Several days later I am still sickened over news of a tragic incident I learned of this weekend. Chris Kyle, a highly decorated Navy SEAL sniper with four tours of duty in Iraq was murdered by Eddie Ray Routh, a veteran Marine that he was trying to help cope with the horrors of the war from which he had recently returned. I’m saddened because a hero who saved countless American lives was murdered while trying to help those most in need, and I’m appalled because this heinous act was committed by one of my fellow Marines.
For what it’s worth, I do not think Routh should receive special treatment because he was suffering from PTSD. Our armed forces are held to a higher standard regardless of the circumstances we face. Routh clearly did not receive sufficient help to cope with the struggles he faced, but that does not in any way absolve him of responsibility for his actions.
Kyle’s incident garnered national media coverage because he was a member of an elite military unit, the author of the best-selling book, American Sniper, and was murdered by a fellow veteran suffering PTSD, however, there are thousands of other veterans who suffer because of PTSD with little or no media coverage. Kyle was certainly doing his part to help our veterans returning from the war, but the question that sticks in my mind is “Who is responsible for helping our veterans return to a normal life?”
Is it our politicians’ responsibility? They repeatedly send our troops to fight protracted wars and demand far more sacrifice than should ever be expected from anyone, so the answer is yes. Our politicians are responsible, but I have zero faith in their ability or dedication to providing the care our veterans need. They are eager to send our troops into harms way, but are just as quick to toss them aside when they come home broken, traumatized, and scarred. If you’ve ever been inside a VA hospital, you’d understand why I feel this way. Relying on them is like being the guy in a full body cast saying “But I had the right of way.” You’re technically right, but you’re still screwed.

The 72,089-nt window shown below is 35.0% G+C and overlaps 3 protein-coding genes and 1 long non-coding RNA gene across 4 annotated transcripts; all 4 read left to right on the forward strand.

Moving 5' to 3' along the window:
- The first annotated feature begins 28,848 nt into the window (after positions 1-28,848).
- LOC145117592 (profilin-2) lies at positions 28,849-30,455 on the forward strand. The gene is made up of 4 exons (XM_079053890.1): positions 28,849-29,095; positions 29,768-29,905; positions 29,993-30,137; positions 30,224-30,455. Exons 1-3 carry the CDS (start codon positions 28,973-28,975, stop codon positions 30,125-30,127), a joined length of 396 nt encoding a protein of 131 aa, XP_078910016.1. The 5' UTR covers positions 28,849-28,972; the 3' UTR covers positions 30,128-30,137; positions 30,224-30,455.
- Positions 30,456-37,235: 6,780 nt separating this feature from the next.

Is it our military’s responsibility? Again, yes, but they can’t because they’re too busy fighting constant wars; it takes a lot more than a few classes and counseling sessions. I know plenty of people who never faced combat, yet still had a tough transition back to civilian life, so you can imagine what it must be like for those who spent years expecting death around every corner. You can’t just jump back into civilian life as if nothing had ever happened. That would be like asking the victim of domestic abuse to join Match.com and go see what’s out there—you know, just get back on the horse and stop dwelling on the past. That’s ludicrous.
I think it’s the responsibility of fellow veterans who have successfully adjusted to civilian life, because quite frankly, I don’t trust anyone else to do it. I proudly and willingly accept that responsibility. We understand military life and its challenges because we’ve served, but we also understand civilian life and what it takes to move from one world to the other. We know what returning veterans are going through, we know how to communicate with them, and we share a special bond that only those who served could ever understand. It’s up to us to help our brothers and sisters return to safe, happy, and productive lives. You would have fought and died for the warrior by your side on the battlefield; let’s do the same on the home front.
If you don’t know where to start, you’re not alone; I was in the same position when I first started helping. Check back soon because I will be publishing a list of reputable veteran organizations that will enable you to get involved at the ground level, face to face with our vets, but in the meantime, give your local VFW a call because a lot of veterans pass through there for a variety of resources.
And civilians—remember that millions of brave men and women have sacrificed more than you can possibly imagine while putting their lives on the line to keep you safe at home. The least you can do is help ease their transition back into civilian life. Find a local veterans organization and offer your support, time, and if possible donations. Even if you don’t agree with a particular war being waged (Lord knows I don’t agree with many of them), while the politicians who send our troops into combat routinely violate their own oaths of office, our troops don’t. If they chose to leave, you would be left with no protection from countless countries who would love to harm Americans.